A further innovation in the field of treating diabetes was the advent of the insulin pump, which has come a long way since the first model in 1963 which was worn as a backpack. The first insulin pumps endorsed for use in the UK were approved in 2003. Newer pumps allow for continuous doses of rapid acting insulin to be given, mimicking the way in which the pancreas gives a supply of basal (or background) insulin, regulating blood glucose between meal times, and larger bolus doses taken at meal times. Pumps offer a significant increase in the flexibility in diabetes care, and as such an increase in the quality of life for users.

In 2014 a new type of blood glucose monitoring system was announced – described as a ‘flash monitoring system’ the Freestyle Libre requires users to wear a small ‘patch’, roughly the same dimensions as a £2 coin, and allows for blood glucose readings to be delivered by near field communication (NFC: the same technology that allows contactless credit cards to work) within less than a second. This device also allows for users to see the last eight hours of blood sugars, and the direction the blood glucose level is heading in, providing invaluable insight for treating diabetes, especially in patients whose blood glucose is rapidly varying or who struggle to control blood glucose overnight. The device works by measuring glucose levels in the interstitial fluid, which surrounds tissue cells, using a small plastic sensor (about the thickness of a hair, and 5 mm long) inserted into the upper arm.

Whilst any potential cure for diabetes is still seemingly a long way off, hopes for an ‘artificial pancreas’ are closer to being realised. This system would involve ‘closing the loop’, that is, the removal of the need for human intervention in the treatment of diabetes, which in theory, and with good algorithm programming could lead to perfect control, mimicking that of a person who doesn’t have diabetes. Initial testing on closed loop systems have featured a continuous blood glucose monitor, not unlike that of the Libre, and a pump that ‘talk’ to each other.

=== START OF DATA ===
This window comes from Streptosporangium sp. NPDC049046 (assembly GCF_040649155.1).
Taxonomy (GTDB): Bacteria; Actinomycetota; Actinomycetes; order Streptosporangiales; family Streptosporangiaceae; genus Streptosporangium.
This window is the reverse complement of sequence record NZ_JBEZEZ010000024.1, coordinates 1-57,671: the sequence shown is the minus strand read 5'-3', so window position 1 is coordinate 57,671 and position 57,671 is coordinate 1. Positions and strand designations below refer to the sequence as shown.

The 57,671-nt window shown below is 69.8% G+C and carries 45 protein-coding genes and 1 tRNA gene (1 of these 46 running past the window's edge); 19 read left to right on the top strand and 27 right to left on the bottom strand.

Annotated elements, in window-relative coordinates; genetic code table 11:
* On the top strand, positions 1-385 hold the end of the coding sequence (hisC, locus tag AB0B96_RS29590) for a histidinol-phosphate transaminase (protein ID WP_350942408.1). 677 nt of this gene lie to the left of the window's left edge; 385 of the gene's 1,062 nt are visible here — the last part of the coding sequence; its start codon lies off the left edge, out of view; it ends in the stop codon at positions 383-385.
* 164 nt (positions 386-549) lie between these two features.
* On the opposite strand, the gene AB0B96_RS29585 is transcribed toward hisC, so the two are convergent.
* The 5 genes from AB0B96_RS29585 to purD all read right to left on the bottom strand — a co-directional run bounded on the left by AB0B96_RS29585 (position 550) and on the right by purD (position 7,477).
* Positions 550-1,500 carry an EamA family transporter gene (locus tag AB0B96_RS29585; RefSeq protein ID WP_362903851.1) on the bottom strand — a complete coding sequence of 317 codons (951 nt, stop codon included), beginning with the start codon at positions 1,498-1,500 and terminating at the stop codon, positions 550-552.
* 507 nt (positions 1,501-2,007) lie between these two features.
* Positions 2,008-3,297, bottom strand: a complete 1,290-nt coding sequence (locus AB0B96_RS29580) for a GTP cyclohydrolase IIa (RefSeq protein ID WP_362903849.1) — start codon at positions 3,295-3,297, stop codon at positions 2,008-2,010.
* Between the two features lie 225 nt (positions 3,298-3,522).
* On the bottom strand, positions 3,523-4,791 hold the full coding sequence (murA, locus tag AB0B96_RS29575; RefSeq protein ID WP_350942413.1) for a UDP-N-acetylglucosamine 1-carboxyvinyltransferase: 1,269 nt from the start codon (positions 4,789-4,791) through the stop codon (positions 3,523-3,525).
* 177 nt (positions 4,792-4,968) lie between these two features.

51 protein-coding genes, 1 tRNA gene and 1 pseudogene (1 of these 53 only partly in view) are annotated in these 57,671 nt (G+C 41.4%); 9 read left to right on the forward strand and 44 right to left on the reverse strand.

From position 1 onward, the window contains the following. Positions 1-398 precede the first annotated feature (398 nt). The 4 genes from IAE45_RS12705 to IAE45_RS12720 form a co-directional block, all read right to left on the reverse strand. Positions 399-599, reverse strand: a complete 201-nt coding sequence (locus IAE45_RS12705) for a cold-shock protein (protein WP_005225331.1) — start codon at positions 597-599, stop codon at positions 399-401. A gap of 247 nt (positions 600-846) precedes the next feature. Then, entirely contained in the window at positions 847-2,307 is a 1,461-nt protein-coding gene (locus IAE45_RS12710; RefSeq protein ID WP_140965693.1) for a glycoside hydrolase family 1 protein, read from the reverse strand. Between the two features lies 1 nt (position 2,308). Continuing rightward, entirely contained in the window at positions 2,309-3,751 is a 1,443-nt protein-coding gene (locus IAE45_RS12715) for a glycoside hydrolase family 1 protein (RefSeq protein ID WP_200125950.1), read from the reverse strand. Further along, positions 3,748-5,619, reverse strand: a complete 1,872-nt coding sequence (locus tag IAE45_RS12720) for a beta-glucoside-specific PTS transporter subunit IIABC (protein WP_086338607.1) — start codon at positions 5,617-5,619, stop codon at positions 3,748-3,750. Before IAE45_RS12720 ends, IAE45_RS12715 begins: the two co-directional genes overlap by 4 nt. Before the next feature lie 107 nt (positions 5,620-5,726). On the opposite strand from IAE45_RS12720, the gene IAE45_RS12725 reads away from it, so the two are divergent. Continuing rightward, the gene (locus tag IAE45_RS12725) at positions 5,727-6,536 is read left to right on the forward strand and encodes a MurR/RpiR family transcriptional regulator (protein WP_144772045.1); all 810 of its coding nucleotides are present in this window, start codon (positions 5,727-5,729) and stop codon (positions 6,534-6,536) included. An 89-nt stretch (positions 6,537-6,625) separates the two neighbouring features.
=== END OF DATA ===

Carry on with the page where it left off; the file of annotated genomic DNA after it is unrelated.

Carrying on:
Some of the first clinical trials into such a system are currently underway in France, with a long-term glucose sensor being implanted into a vein in the neck that connects to the heart. A wire under the skin then connects the sensor to the insulin pump, which is implanted into the body. The trials have shown promise but also limitations, which highlights the unpredictability of the condition, even when being controlled automatically by technology. The sensor obtained accurate measurements of blood glucose over 95% of the time, and managed to maintain blood glucose levels in the target range (4.0-7.0 mmol/L) for more than 50% of the time. Episodes of low blood sugar (hypoglycaemia) dropped to less than 5% of the pre- trial incident rates. However, the ideal system would avoid these hypos altogether as well as eliminating any time spent outside of the ‘normal’ range, although it is hoped that this will come with improvements to the system and the mathematical algorithms that calculate the volume of insulin  required throughout the day.

Whilst this system is far from a cure and would still require system maintenance and upgrades every nine months or so, it would undoubtedly lead to an increase in the quality of life of the user. Considering the vast increases in the treatment quality available to people with diabetes in the last ten years, it does not seem to be unimaginable that a closed loop system will be available within the next ten years.